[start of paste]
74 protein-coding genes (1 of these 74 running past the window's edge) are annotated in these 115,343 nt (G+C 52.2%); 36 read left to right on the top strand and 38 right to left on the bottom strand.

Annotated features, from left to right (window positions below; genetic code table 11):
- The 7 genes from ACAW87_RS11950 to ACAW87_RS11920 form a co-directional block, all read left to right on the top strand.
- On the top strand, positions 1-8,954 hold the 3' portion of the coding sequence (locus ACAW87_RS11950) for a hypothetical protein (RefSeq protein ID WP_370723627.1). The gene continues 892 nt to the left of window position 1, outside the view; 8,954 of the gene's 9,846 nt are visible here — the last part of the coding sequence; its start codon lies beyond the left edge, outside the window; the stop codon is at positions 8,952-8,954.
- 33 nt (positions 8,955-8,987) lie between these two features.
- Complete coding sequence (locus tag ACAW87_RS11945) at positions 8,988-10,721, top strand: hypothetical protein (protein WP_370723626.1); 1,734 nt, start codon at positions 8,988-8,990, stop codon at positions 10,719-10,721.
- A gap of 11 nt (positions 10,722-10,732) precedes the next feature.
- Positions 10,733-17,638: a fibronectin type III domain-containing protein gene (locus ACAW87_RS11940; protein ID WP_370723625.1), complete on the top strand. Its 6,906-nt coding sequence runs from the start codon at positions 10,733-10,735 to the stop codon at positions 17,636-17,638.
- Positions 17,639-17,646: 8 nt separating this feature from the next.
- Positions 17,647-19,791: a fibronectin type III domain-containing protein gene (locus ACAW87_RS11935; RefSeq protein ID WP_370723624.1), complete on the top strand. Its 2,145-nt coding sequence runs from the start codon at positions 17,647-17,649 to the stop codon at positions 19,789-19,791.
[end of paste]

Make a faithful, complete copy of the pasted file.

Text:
74 protein-coding genes (1 of these 74 running past the window's edge) are annotated in these 115,343 nt (G+C 52.2%); 36 read left to right on the top strand and 38 right to left on the bottom strand.

Annotated features, from left to right (window positions below; genetic code table 11):
- The 7 genes from ACAW87_RS11950 to ACAW87_RS11920 form a co-directional block, all read left to right on the top strand.
- On the top strand, positions 1-8,954 hold the 3' portion of the coding sequence (locus ACAW87_RS11950) for a hypothetical protein (RefSeq protein ID WP_370723627.1). The gene continues 892 nt to the left of window position 1, outside the view; 8,954 of the gene's 9,846 nt are visible here — the last part of the coding sequence; its start codon lies beyond the left edge, outside the window; the stop codon is at positions 8,952-8,954.
- 33 nt (positions 8,955-8,987) lie between these two features.
- Complete coding sequence (locus tag ACAW87_RS11945) at positions 8,988-10,721, top strand: hypothetical protein (protein WP_370723626.1); 1,734 nt, start codon at positions 8,988-8,990, stop codon at positions 10,719-10,721.
- A gap of 11 nt (positions 10,722-10,732) precedes the next feature.
- Positions 10,733-17,638: a fibronectin type III domain-containing protein gene (locus ACAW87_RS11940; protein ID WP_370723625.1), complete on the top strand. Its 6,906-nt coding sequence runs from the start codon at positions 10,733-10,735 to the stop codon at positions 17,636-17,638.
- Positions 17,639-17,646: 8 nt separating this feature from the next.
- Positions 17,647-19,791: a fibronectin type III domain-containing protein gene (locus ACAW87_RS11935; RefSeq protein ID WP_370723624.1), complete on the top strand. Its 2,145-nt coding sequence runs from the start codon at positions 17,647-17,649 to the stop codon at positions 19,789-19,791.